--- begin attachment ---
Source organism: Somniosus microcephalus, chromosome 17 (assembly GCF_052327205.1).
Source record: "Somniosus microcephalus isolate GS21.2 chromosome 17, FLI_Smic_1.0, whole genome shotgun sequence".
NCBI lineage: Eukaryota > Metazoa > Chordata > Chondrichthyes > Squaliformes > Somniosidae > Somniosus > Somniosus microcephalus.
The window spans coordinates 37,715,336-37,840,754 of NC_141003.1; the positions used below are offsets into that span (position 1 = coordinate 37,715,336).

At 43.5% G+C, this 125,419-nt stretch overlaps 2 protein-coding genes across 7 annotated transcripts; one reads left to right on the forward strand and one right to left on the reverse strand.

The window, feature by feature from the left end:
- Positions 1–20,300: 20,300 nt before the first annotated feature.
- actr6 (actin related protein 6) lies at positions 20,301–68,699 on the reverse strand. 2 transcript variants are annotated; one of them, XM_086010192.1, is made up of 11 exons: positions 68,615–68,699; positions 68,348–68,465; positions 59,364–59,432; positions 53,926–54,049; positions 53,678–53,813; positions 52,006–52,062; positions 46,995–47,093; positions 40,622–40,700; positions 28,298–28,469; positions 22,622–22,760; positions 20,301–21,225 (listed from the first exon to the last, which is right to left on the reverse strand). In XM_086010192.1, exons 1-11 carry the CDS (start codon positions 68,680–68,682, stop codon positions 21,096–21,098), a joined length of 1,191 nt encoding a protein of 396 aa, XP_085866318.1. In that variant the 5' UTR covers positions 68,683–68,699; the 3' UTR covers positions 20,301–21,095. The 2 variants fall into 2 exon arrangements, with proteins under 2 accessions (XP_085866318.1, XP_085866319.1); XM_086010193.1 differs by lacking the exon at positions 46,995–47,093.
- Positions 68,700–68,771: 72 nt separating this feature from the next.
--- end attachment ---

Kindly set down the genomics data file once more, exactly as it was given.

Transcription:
Source organism: Somniosus microcephalus, chromosome 17 (assembly GCF_052327205.1).
Source record: "Somniosus microcephalus isolate GS21.2 chromosome 17, FLI_Smic_1.0, whole genome shotgun sequence".
NCBI lineage: Eukaryota > Metazoa > Chordata > Chondrichthyes > Squaliformes > Somniosidae > Somniosus > Somniosus microcephalus.
The window spans coordinates 37,715,336-37,840,754 of NC_141003.1; the positions used below are offsets into that span (position 1 = coordinate 37,715,336).

At 43.5% G+C, this 125,419-nt stretch overlaps 2 protein-coding genes across 7 annotated transcripts; one reads left to right on the forward strand and one right to left on the reverse strand.

The window, feature by feature from the left end:
- Positions 1–20,300: 20,300 nt before the first annotated feature.
- actr6 (actin related protein 6) lies at positions 20,301–68,699 on the reverse strand. 2 transcript variants are annotated; one of them, XM_086010192.1, is made up of 11 exons: positions 68,615–68,699; positions 68,348–68,465; positions 59,364–59,432; positions 53,926–54,049; positions 53,678–53,813; positions 52,006–52,062; positions 46,995–47,093; positions 40,622–40,700; positions 28,298–28,469; positions 22,622–22,760; positions 20,301–21,225 (listed from the first exon to the last, which is right to left on the reverse strand). In XM_086010192.1, exons 1-11 carry the CDS (start codon positions 68,680–68,682, stop codon positions 21,096–21,098), a joined length of 1,191 nt encoding a protein of 396 aa, XP_085866318.1. In that variant the 5' UTR covers positions 68,683–68,699; the 3' UTR covers positions 20,301–21,095. The 2 variants fall into 2 exon arrangements, with proteins under 2 accessions (XP_085866318.1, XP_085866319.1); XM_086010193.1 differs by lacking the exon at positions 46,995–47,093.
- Positions 68,700–68,771: 72 nt separating this feature from the next.